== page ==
Directed by Alfred Hitchcock
Written by Alfred Hitchcock and Alma Revelle, based on a play by John Galsworthy
Starring C.V. France, Edmund Gwenn, Helen Haye, Phylis Constam, Edward Chapman, John Longden
The director hated it. The deadly scandal that leads to tragedy wouldn't raise a shrug today. The class assumptions made little sense in the US then, and probably not even in England now. And, despite the fact it's mentioned a couple of times, the meaning of the title is hard to figure out.
But The Skin Game is a surprisingly good film.
Alfred Hitchcock directed, from a John Galsworthy play. It was clearly not his type of film: no suspense, little action, a mystery throughout most of it (Hitchcock always preferred suspense to mystery*).
But the original stage play has a lot going for it.
It's the story of old money vs. new money. The Hillcrists have owned land in their town for generations and the head of the family, John Hillcrist (C. V. France), thinks of himself as a man who is upholding traditional values (and -- in modern terms, the environmentalist). The Hornblowers (led by Edmund Gwenn, an actor I always like) are the owners of a pottery works, and are buying up land in order to expand their factory and destroy the land.
Hornblower is cocky and sure of himself, a self-made man who knows what he wants and will do whatever is necessary to get it. He wants a particular tract of land, partly for practical purposes, but also because Hillcrist snubs him for being common. The land goes up for auction, and the problem escalates.
But Hornblower's daughter-in-law Chloe (Phyllis Konstam) has a dark secret in her past. Mrs. Hillcrist (Helen Haye) gets wind of it from their sleezy agent Dawker (Edward Chapman) and uses it to get what they want. But the result is tragic.
Hitchcock complained about the actors, but, really, I've never seen Edmund Gwenn (who I've written about elsewhere) put in a bad performance. He brings some nice depth to Hornblower, who starts out as a crude and uncaring land developer but who is slowly revealed to be a decent man who wants what's best for his family and, ultimately, the community.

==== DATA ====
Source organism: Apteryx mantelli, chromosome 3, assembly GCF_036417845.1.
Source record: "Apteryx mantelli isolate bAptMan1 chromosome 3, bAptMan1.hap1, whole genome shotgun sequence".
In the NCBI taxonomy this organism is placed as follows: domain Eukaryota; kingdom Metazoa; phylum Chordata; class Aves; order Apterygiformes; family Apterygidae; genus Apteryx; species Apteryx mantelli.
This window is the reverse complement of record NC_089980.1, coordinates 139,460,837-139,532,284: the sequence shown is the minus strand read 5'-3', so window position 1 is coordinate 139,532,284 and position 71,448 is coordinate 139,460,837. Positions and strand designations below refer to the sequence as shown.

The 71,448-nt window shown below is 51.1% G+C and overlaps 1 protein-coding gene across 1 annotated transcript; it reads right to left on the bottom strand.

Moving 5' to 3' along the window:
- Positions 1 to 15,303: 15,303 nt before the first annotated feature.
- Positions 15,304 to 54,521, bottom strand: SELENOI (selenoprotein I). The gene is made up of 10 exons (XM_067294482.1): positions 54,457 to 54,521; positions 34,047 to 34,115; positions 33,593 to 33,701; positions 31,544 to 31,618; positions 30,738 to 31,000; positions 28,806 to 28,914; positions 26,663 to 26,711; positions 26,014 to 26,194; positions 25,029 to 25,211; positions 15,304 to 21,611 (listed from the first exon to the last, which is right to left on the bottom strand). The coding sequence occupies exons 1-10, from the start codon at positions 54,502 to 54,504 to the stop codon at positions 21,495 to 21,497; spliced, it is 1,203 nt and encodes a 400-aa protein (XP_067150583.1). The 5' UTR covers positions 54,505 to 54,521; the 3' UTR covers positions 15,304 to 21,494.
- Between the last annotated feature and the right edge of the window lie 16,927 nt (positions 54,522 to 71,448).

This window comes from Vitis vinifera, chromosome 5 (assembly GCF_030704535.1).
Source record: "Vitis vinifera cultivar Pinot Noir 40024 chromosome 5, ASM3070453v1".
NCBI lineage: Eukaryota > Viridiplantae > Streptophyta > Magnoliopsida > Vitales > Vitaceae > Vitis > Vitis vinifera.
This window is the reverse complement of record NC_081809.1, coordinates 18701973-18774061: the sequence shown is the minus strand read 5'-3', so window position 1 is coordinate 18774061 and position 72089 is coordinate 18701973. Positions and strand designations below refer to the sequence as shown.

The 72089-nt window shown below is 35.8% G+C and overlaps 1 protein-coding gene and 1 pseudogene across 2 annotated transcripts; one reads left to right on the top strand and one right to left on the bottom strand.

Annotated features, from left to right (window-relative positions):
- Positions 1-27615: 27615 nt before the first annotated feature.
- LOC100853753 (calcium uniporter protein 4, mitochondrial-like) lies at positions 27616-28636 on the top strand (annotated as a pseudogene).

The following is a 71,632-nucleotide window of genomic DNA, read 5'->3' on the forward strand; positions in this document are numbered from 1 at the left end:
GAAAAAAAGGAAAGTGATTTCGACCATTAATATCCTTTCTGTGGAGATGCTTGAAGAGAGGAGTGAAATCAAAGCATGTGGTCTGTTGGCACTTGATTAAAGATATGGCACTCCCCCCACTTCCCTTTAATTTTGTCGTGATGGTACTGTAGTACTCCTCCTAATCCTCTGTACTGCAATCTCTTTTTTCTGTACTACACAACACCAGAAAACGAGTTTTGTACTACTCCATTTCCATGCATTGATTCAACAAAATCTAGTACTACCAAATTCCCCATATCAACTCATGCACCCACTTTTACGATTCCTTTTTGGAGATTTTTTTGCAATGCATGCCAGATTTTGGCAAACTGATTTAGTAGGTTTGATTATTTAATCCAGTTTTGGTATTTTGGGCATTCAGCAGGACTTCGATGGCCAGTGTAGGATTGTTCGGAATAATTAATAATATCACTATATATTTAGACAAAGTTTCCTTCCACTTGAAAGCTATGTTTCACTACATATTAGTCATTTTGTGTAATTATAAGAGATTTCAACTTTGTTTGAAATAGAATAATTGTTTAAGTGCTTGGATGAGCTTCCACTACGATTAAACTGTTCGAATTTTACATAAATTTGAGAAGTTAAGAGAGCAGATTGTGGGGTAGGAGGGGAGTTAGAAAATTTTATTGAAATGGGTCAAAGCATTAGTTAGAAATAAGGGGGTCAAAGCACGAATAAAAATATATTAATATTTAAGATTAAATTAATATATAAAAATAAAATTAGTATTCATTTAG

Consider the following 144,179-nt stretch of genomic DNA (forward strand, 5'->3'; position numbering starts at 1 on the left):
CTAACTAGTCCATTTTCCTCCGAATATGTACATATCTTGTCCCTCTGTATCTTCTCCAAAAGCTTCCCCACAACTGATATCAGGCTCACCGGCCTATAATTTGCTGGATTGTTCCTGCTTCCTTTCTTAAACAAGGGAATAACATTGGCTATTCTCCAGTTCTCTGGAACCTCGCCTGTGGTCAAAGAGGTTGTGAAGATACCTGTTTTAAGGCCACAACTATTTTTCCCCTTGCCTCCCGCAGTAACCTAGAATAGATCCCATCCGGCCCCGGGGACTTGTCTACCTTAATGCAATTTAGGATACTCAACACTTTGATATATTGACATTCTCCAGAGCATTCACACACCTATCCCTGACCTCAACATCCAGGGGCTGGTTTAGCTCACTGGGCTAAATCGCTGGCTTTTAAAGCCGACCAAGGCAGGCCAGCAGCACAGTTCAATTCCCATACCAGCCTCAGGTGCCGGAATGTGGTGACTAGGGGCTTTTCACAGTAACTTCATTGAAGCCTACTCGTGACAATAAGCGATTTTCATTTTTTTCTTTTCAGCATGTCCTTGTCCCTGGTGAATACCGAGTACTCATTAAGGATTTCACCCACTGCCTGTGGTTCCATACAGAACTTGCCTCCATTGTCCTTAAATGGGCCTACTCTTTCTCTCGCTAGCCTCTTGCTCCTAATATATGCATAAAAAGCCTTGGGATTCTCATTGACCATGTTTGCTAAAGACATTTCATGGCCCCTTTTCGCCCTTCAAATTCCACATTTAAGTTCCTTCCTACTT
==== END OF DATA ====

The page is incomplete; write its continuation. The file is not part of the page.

France is decent as Hillcrist, but the real villain in the piece is Helen Haye's** Amy Hilcrist. She is the class system at its worst, vicious to those who cross her, and perfectly willing to toss another person's life into the meat grinder if it gives her what she wants.
But a real tour-de-force is Phyllis Konstam as Chloe. She tries her best to patch things up between the families, but her past is the ultimate wedge between them, and brutally suffers the consequences. She is a pawn, and no one is bothered that they sacrificed her for a small advantage.
There are a few Hitchcock moments. The auction scene is genuinely suspenseful, and the Hornblowers are introduced by literally doing what their name says. But it's clearly not a Hitchcock film.
Don't hold that against it. Ignore the director's name, and you'll find a surprisingly good tragedy.
*With a mystery, a solution to a puzzle is revealed; it's based upon keep things from the audience. With suspense, the plight of the characters is known to the audience -- while the characters don't realize their danger.
**Not Helen Hayes. What a difference an apostrophe makes.